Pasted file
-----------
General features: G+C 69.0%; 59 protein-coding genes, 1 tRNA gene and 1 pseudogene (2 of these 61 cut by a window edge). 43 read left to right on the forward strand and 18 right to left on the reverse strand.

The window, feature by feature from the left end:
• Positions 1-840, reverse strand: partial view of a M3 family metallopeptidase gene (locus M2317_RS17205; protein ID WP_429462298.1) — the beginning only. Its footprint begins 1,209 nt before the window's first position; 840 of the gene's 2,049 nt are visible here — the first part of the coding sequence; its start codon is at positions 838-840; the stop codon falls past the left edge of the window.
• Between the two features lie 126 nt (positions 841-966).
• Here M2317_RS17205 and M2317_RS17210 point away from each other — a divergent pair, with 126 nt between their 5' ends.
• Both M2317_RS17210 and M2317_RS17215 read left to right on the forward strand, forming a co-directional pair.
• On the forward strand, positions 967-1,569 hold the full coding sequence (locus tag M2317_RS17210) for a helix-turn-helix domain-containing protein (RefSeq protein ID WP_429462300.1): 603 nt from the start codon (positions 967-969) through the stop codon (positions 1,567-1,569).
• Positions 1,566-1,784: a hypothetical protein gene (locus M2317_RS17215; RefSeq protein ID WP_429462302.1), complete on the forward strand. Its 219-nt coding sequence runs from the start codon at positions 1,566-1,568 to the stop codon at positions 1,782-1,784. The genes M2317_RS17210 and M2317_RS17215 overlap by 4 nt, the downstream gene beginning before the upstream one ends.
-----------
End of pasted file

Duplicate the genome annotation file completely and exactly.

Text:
General features: G+C 69.0%; 59 protein-coding genes, 1 tRNA gene and 1 pseudogene (2 of these 61 cut by a window edge). 43 read left to right on the forward strand and 18 right to left on the reverse strand.

The window, feature by feature from the left end:
• Positions 1-840, reverse strand: partial view of a M3 family metallopeptidase gene (locus M2317_RS17205; protein ID WP_429462298.1) — the beginning only. Its footprint begins 1,209 nt before the window's first position; 840 of the gene's 2,049 nt are visible here — the first part of the coding sequence; its start codon is at positions 838-840; the stop codon falls past the left edge of the window.
• Between the two features lie 126 nt (positions 841-966).
• Here M2317_RS17205 and M2317_RS17210 point away from each other — a divergent pair, with 126 nt between their 5' ends.
• Both M2317_RS17210 and M2317_RS17215 read left to right on the forward strand, forming a co-directional pair.
• On the forward strand, positions 967-1,569 hold the full coding sequence (locus tag M2317_RS17210) for a helix-turn-helix domain-containing protein (RefSeq protein ID WP_429462300.1): 603 nt from the start codon (positions 967-969) through the stop codon (positions 1,567-1,569).
• Positions 1,566-1,784: a hypothetical protein gene (locus M2317_RS17215; RefSeq protein ID WP_429462302.1), complete on the forward strand. Its 219-nt coding sequence runs from the start codon at positions 1,566-1,568 to the stop codon at positions 1,782-1,784. The genes M2317_RS17210 and M2317_RS17215 overlap by 4 nt, the downstream gene beginning before the upstream one ends.